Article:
Sunday, March 19, 2017

Milton Glaser's Dylan Poster Turns 50

From Gothamist.

Arguably the most famous image of Bob Dylan is not a photograph or painting, but a drawing: a suggestion of the man rather than a precise, dead-ringer likeness. And that's fitting. After all, what better way to celebrate Dylan's kaleidoscopic sensibility than with a fanciful, yet recognizable, portrait? 

50 years after record-buyers discovered just such a portrait in the form of a poster tucked inside Dylan's first Greatest Hits album, that image—created by the legendary Milton Glaser—has lost none of its power, or its appeal.

Dylan's Greatest Hits was released March 27, 1967—rushed out the door by his record label, Columbia, between the release of two other albums, the earth-shaking Blonde on Blonde and the lovely, underrated John Wesley Harding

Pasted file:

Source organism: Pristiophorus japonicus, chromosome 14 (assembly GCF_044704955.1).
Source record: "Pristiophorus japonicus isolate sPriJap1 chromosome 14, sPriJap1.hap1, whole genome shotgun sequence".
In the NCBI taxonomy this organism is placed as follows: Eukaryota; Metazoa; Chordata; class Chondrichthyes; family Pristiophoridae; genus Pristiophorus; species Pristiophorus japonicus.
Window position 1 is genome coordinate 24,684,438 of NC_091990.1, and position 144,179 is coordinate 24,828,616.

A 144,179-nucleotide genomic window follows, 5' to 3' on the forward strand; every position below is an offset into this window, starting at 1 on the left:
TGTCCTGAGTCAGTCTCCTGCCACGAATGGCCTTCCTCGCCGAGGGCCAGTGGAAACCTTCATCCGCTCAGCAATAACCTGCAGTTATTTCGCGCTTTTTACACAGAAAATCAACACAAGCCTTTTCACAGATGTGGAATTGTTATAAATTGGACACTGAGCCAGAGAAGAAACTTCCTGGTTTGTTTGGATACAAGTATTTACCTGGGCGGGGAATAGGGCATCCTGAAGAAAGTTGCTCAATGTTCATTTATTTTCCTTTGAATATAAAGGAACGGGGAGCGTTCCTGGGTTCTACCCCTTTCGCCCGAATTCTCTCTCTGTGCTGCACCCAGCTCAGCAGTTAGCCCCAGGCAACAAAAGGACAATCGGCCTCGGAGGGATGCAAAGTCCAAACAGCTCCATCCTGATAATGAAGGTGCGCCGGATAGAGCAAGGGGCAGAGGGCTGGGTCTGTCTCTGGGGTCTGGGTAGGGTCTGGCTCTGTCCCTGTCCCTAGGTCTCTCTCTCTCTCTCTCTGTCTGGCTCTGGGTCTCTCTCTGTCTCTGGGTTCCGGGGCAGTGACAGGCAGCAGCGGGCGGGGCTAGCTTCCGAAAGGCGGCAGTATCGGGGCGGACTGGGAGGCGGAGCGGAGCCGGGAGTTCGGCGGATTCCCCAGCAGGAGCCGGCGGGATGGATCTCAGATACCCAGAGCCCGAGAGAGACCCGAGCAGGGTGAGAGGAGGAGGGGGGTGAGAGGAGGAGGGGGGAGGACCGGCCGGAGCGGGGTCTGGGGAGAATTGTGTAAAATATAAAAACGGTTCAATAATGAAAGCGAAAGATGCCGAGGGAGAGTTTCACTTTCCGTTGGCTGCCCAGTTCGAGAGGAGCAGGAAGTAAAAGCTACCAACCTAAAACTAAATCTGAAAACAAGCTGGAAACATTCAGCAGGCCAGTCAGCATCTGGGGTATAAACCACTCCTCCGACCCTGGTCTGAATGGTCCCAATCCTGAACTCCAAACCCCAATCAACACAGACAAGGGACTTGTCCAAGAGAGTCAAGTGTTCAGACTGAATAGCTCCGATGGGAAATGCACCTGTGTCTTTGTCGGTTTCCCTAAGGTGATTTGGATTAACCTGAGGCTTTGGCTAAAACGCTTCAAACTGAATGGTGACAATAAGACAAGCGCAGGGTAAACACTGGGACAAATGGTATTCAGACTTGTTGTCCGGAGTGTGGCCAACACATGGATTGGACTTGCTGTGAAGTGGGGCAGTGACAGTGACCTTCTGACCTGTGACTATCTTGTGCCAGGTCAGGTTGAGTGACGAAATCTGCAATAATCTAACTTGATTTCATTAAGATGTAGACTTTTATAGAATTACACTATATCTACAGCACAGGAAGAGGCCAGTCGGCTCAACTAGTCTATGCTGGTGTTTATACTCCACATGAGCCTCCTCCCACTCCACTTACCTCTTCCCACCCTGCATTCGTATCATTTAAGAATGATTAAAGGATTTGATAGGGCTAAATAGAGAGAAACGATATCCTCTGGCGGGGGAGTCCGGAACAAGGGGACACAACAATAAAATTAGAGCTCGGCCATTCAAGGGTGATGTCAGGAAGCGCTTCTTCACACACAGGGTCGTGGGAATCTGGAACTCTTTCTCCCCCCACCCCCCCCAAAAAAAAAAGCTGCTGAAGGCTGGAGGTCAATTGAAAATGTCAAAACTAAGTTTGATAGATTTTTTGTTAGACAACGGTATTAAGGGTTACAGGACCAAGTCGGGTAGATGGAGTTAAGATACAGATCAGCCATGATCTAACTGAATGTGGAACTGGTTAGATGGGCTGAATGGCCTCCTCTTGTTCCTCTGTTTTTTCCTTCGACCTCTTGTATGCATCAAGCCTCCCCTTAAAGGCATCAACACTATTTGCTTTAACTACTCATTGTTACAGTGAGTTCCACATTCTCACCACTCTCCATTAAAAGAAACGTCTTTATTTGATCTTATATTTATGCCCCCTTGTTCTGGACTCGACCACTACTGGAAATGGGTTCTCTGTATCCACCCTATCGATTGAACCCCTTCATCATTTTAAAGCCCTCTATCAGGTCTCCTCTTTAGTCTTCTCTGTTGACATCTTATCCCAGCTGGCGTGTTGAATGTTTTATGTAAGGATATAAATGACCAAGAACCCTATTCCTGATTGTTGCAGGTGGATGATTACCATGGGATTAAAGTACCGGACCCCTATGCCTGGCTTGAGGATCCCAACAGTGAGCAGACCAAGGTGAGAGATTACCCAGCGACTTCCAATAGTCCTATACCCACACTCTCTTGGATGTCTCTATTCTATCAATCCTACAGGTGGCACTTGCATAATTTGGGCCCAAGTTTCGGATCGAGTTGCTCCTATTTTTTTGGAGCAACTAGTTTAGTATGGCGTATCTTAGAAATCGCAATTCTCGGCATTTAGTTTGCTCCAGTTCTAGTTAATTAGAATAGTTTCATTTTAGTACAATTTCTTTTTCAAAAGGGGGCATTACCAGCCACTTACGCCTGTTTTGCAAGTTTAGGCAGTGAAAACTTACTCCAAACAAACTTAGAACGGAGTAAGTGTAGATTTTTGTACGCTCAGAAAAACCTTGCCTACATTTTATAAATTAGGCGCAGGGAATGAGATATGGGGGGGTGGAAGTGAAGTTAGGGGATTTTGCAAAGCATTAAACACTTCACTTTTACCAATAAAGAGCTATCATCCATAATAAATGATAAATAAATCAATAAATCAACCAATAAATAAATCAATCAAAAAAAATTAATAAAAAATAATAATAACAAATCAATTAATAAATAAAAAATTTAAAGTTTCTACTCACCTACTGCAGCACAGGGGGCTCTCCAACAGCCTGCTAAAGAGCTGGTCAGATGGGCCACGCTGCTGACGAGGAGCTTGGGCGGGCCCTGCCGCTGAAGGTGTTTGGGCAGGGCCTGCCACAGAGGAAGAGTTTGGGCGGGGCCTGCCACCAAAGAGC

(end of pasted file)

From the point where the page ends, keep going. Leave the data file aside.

Between March 1965 and December 1967, Dylan released no fewer than four classic albums—including Bringing It All Back Home and Highway 61 Revisited—in addition to the five-time platinum Greatest Hits

In those heady years of the mid-Sixties, any number of bands sold more records than Dylan, but no other musical act on the planet—not the Beatles, not the Stones, not Hendrix, no one—was more influential.

For his part, Glaser acknowledges that his Dylan poster—with its stark black silhouette, explosion of color and its employment of the Baby Teeth font that Glaser himself designed—has earned its prestige. 

It has endured in the popular imagination, and in the marketplace, for a half-century—an eternity for something as ephemeral and of-its-time as a rock & roll poster.

"This is the mystery of art," Glaser said during a recent conversation at his large, clean, well-lighted studio in Kips Bay. "Some works have a profound effect on us. They last, while others fade away. Why?"

More here.

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